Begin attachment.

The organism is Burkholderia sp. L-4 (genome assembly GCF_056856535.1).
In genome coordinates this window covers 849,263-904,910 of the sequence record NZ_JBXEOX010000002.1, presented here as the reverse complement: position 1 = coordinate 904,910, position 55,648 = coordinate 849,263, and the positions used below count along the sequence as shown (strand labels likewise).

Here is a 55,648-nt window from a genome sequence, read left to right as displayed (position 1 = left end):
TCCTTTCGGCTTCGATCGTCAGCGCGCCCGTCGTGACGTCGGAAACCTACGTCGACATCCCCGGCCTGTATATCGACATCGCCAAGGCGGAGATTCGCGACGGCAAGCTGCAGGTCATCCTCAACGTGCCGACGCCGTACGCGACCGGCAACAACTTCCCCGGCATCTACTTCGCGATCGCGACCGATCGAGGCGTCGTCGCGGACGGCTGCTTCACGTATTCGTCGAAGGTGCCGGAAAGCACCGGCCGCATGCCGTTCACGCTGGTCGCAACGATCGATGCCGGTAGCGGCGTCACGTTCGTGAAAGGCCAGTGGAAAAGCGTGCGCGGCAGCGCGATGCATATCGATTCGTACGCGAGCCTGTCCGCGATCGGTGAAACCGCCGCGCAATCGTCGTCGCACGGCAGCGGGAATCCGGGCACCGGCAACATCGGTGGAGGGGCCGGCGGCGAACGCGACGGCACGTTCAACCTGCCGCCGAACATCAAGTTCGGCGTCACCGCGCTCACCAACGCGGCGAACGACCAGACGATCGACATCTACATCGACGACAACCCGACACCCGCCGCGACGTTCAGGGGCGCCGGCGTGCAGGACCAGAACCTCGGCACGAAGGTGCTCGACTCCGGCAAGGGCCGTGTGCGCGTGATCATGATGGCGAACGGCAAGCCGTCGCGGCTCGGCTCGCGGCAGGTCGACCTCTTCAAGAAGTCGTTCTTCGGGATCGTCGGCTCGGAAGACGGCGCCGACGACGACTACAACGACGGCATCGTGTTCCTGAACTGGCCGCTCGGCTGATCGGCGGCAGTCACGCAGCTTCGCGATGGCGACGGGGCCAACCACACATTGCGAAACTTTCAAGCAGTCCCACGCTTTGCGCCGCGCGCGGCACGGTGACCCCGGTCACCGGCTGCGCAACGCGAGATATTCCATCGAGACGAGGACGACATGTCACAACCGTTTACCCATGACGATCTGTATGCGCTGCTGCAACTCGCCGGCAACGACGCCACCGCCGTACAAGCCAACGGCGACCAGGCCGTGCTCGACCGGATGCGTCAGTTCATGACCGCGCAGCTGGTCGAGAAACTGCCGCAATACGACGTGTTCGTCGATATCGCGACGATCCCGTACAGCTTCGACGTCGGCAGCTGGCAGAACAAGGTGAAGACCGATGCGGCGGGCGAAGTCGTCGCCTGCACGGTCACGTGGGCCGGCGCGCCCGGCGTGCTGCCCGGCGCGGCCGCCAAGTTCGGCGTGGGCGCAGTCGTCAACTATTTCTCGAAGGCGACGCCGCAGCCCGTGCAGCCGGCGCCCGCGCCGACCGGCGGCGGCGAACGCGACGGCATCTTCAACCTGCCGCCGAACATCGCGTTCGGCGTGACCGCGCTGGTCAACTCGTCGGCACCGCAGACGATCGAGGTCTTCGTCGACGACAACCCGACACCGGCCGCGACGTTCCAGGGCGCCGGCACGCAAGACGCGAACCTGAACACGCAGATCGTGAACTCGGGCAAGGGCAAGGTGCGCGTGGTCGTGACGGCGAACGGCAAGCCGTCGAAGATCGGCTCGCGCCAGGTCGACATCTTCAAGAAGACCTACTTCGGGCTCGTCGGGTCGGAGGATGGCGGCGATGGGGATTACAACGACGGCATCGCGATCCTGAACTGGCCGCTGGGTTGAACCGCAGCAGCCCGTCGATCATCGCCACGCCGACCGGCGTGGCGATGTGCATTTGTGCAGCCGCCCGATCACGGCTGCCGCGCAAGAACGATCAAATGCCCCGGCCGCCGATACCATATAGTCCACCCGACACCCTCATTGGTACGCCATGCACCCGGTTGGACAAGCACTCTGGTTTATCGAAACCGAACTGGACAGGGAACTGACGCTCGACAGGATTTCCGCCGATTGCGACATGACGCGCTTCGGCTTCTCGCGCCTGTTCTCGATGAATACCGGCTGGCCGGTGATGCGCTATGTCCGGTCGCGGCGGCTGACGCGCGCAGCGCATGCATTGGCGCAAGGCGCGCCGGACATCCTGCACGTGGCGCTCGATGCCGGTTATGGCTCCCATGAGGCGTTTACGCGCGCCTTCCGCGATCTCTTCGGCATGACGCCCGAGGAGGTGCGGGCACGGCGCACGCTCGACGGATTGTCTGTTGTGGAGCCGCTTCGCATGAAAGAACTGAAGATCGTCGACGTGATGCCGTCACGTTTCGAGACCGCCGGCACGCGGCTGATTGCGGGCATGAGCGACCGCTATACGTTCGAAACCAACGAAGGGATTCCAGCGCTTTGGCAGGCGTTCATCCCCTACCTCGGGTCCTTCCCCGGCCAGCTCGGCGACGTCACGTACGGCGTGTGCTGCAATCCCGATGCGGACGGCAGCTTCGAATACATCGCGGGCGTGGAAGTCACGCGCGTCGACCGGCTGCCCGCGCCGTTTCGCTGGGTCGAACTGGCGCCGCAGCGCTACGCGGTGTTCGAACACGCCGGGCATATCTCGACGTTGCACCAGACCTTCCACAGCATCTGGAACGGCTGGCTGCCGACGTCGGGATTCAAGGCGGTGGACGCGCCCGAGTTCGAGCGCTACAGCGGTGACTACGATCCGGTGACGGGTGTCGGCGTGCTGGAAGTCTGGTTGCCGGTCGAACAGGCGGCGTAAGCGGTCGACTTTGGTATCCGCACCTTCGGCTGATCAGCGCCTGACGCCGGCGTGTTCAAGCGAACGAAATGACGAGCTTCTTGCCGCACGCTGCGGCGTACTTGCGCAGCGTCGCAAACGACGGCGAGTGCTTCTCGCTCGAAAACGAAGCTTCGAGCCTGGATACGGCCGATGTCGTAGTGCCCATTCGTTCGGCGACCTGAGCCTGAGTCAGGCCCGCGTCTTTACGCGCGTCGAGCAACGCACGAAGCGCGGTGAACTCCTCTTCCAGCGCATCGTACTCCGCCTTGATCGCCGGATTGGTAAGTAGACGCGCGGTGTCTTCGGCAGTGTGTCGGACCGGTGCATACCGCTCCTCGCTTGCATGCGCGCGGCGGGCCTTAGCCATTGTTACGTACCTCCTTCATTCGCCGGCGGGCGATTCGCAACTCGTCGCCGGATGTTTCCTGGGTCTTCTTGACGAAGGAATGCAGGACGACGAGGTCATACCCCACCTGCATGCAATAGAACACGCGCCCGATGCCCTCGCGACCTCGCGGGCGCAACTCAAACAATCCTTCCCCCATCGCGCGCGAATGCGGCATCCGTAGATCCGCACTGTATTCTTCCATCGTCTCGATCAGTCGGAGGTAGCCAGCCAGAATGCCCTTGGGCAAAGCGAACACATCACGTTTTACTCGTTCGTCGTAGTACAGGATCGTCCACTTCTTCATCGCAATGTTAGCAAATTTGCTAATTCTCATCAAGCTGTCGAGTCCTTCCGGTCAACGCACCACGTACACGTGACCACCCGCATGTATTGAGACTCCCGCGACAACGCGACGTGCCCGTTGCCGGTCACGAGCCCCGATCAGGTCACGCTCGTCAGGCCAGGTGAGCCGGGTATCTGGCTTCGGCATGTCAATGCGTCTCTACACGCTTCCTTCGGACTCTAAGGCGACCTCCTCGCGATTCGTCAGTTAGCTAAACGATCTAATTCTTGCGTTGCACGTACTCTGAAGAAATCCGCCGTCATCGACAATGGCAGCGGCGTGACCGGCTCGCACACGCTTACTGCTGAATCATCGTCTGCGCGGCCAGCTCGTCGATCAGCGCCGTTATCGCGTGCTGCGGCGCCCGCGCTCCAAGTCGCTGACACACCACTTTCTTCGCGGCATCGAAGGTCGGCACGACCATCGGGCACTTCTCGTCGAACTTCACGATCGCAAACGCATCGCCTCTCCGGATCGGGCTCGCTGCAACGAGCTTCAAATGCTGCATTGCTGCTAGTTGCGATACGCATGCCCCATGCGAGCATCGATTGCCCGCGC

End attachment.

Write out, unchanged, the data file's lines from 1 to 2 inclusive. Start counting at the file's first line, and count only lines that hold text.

The organism is Burkholderia sp. L-4 (genome assembly GCF_056856535.1).
In genome coordinates this window covers 849,263-904,910 of the sequence record NZ_JBXEOX010000002.1, presented here as the reverse complement: position 1 = coordinate 904,910, position 55,648 = coordinate 849,263, and the positions used below count along the sequence as shown (strand labels likewise).